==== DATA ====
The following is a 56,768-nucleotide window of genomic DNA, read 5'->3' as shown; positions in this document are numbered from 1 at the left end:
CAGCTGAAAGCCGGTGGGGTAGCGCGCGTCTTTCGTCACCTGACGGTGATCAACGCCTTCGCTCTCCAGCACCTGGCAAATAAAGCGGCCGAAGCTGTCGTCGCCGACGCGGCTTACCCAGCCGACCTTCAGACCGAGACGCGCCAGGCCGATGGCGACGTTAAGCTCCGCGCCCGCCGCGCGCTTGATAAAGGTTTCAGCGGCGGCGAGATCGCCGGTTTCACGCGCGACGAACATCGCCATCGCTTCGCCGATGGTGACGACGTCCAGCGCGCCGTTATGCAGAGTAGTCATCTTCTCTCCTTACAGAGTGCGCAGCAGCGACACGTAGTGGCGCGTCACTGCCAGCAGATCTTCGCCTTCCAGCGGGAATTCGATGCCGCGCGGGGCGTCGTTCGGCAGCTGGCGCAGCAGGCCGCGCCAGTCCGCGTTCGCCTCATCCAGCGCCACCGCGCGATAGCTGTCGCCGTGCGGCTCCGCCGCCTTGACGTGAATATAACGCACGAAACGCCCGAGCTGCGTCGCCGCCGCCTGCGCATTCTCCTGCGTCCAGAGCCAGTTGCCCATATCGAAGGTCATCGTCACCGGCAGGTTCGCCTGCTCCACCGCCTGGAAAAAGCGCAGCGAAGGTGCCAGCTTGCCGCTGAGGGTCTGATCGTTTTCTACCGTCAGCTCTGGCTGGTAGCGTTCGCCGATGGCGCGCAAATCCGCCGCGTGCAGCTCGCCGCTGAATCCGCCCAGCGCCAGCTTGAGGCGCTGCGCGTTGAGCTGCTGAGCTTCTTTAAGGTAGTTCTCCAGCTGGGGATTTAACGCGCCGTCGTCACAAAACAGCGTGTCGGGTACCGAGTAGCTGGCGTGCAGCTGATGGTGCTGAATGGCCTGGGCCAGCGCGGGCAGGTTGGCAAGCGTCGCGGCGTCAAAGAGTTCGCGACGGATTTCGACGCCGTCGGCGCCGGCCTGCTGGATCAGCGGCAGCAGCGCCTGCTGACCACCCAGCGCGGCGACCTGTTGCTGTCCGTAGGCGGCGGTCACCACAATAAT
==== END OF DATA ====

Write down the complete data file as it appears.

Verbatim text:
The following is a 56,768-nucleotide window of genomic DNA, read 5'->3' as shown; positions in this document are numbered from 1 at the left end:
CAGCTGAAAGCCGGTGGGGTAGCGCGCGTCTTTCGTCACCTGACGGTGATCAACGCCTTCGCTCTCCAGCACCTGGCAAATAAAGCGGCCGAAGCTGTCGTCGCCGACGCGGCTTACCCAGCCGACCTTCAGACCGAGACGCGCCAGGCCGATGGCGACGTTAAGCTCCGCGCCCGCCGCGCGCTTGATAAAGGTTTCAGCGGCGGCGAGATCGCCGGTTTCACGCGCGACGAACATCGCCATCGCTTCGCCGATGGTGACGACGTCCAGCGCGCCGTTATGCAGAGTAGTCATCTTCTCTCCTTACAGAGTGCGCAGCAGCGACACGTAGTGGCGCGTCACTGCCAGCAGATCTTCGCCTTCCAGCGGGAATTCGATGCCGCGCGGGGCGTCGTTCGGCAGCTGGCGCAGCAGGCCGCGCCAGTCCGCGTTCGCCTCATCCAGCGCCACCGCGCGATAGCTGTCGCCGTGCGGCTCCGCCGCCTTGACGTGAATATAACGCACGAAACGCCCGAGCTGCGTCGCCGCCGCCTGCGCATTCTCCTGCGTCCAGAGCCAGTTGCCCATATCGAAGGTCATCGTCACCGGCAGGTTCGCCTGCTCCACCGCCTGGAAAAAGCGCAGCGAAGGTGCCAGCTTGCCGCTGAGGGTCTGATCGTTTTCTACCGTCAGCTCTGGCTGGTAGCGTTCGCCGATGGCGCGCAAATCCGCCGCGTGCAGCTCGCCGCTGAATCCGCCCAGCGCCAGCTTGAGGCGCTGCGCGTTGAGCTGCTGAGCTTCTTTAAGGTAGTTCTCCAGCTGGGGATTTAACGCGCCGTCGTCACAAAACAGCGTGTCGGGTACCGAGTAGCTGGCGTGCAGCTGATGGTGCTGAATGGCCTGGGCCAGCGCGGGCAGGTTGGCAAGCGTCGCGGCGTCAAAGAGTTCGCGACGGATTTCGACGCCGTCGGCGCCGGCCTGCTGGATCAGCGGCAGCAGCGCCTGCTGACCACCCAGCGCGGCGACCTGTTGCTGTCCGTAGGCGGCGGTCACCACAATAAT